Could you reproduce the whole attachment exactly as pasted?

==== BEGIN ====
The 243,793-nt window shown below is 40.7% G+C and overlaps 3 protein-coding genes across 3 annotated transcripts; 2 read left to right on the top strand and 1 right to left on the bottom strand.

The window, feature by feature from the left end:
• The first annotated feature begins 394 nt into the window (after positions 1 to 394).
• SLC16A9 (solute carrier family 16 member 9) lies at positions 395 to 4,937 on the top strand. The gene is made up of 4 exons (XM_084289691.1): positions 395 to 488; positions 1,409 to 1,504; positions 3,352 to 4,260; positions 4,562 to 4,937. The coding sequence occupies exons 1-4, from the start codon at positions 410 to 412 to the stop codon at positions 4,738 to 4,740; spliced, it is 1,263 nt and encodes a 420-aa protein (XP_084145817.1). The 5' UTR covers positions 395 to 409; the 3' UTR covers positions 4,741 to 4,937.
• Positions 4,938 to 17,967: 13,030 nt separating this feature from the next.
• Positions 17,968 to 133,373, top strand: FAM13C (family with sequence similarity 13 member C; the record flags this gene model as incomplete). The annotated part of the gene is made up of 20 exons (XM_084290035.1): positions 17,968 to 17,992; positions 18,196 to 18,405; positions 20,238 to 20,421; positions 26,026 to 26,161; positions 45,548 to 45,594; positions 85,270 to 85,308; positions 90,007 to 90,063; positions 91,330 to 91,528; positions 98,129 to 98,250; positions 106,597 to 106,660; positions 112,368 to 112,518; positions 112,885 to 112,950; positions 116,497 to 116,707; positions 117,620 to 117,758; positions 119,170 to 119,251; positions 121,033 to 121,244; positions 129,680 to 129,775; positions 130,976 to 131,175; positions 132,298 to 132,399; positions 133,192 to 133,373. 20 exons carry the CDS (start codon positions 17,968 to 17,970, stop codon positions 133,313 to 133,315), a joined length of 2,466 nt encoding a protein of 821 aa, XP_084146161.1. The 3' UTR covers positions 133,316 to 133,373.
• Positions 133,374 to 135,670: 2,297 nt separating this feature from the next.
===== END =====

The 243,793-nt window shown below is 40.7% G+C and overlaps 3 protein-coding genes across 3 annotated transcripts; 2 read left to right on the top strand and 1 right to left on the bottom strand.

The window, feature by feature from the left end:
• The first annotated feature begins 394 nt into the window (after positions 1 to 394).
• SLC16A9 (solute carrier family 16 member 9) lies at positions 395 to 4,937 on the top strand. The gene is made up of 4 exons (XM_084289691.1): positions 395 to 488; positions 1,409 to 1,504; positions 3,352 to 4,260; positions 4,562 to 4,937. The coding sequence occupies exons 1-4, from the start codon at positions 410 to 412 to the stop codon at positions 4,738 to 4,740; spliced, it is 1,263 nt and encodes a 420-aa protein (XP_084145817.1). The 5' UTR covers positions 395 to 409; the 3' UTR covers positions 4,741 to 4,937.
• Positions 4,938 to 17,967: 13,030 nt separating this feature from the next.
• Positions 17,968 to 133,373, top strand: FAM13C (family with sequence similarity 13 member C; the record flags this gene model as incomplete). The annotated part of the gene is made up of 20 exons (XM_084290035.1): positions 17,968 to 17,992; positions 18,196 to 18,405; positions 20,238 to 20,421; positions 26,026 to 26,161; positions 45,548 to 45,594; positions 85,270 to 85,308; positions 90,007 to 90,063; positions 91,330 to 91,528; positions 98,129 to 98,250; positions 106,597 to 106,660; positions 112,368 to 112,518; positions 112,885 to 112,950; positions 116,497 to 116,707; positions 117,620 to 117,758; positions 119,170 to 119,251; positions 121,033 to 121,244; positions 129,680 to 129,775; positions 130,976 to 131,175; positions 132,298 to 132,399; positions 133,192 to 133,373. 20 exons carry the CDS (start codon positions 17,968 to 17,970, stop codon positions 133,313 to 133,315), a joined length of 2,466 nt encoding a protein of 821 aa, XP_084146161.1. The 3' UTR covers positions 133,316 to 133,373.
• Positions 133,374 to 135,670: 2,297 nt separating this feature from the next.